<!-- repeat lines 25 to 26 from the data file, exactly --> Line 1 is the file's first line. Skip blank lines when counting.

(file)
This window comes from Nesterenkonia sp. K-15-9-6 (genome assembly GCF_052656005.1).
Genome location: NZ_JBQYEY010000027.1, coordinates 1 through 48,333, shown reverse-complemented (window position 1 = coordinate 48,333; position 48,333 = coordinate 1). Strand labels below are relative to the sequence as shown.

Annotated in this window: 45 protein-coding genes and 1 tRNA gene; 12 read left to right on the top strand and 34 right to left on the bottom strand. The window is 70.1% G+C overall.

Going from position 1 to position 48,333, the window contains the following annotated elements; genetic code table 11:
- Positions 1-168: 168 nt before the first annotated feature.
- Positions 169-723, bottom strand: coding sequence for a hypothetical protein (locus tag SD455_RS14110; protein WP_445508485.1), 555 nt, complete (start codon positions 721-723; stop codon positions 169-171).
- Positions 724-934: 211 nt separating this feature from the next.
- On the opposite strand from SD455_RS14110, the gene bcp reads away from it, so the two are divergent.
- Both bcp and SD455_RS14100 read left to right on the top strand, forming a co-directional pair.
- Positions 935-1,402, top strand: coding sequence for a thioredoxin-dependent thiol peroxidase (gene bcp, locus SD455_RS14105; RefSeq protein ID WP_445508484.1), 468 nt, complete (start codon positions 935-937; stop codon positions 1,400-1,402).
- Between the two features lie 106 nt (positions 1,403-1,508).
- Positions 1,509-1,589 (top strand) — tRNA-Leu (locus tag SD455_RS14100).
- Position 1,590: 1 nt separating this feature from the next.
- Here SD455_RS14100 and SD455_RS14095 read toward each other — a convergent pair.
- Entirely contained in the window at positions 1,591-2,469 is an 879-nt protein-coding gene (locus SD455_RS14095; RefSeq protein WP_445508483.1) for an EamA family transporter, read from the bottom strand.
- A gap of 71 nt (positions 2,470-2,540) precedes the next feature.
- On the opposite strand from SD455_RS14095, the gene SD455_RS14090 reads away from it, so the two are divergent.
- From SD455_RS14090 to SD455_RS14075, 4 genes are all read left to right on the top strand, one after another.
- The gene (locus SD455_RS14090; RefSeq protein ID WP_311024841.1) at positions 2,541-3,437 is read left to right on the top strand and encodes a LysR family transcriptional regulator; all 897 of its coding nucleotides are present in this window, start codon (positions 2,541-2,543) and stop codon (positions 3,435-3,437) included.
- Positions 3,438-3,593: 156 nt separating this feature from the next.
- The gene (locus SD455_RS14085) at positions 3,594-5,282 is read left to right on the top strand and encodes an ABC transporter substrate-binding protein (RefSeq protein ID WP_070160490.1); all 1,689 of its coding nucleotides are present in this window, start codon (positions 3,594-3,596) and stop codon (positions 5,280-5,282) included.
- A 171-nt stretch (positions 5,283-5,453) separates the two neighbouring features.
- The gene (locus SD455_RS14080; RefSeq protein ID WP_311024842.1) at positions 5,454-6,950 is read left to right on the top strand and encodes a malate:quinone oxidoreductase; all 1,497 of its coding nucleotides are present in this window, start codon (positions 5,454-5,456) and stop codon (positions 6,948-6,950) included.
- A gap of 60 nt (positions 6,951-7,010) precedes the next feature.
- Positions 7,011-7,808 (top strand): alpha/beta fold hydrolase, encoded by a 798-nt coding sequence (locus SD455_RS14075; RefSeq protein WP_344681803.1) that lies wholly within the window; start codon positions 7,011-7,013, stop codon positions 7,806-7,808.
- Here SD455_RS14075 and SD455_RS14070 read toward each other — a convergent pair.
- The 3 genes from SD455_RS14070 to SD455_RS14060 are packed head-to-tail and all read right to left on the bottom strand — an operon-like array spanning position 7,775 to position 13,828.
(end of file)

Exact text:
- Positions 7,011-7,808 (top strand): alpha/beta fold hydrolase, encoded by a 798-nt coding sequence (locus SD455_RS14075; RefSeq protein WP_344681803.1) that lies wholly within the window; start codon positions 7,011-7,013, stop codon positions 7,806-7,808.
- Here SD455_RS14075 and SD455_RS14070 read toward each other — a convergent pair.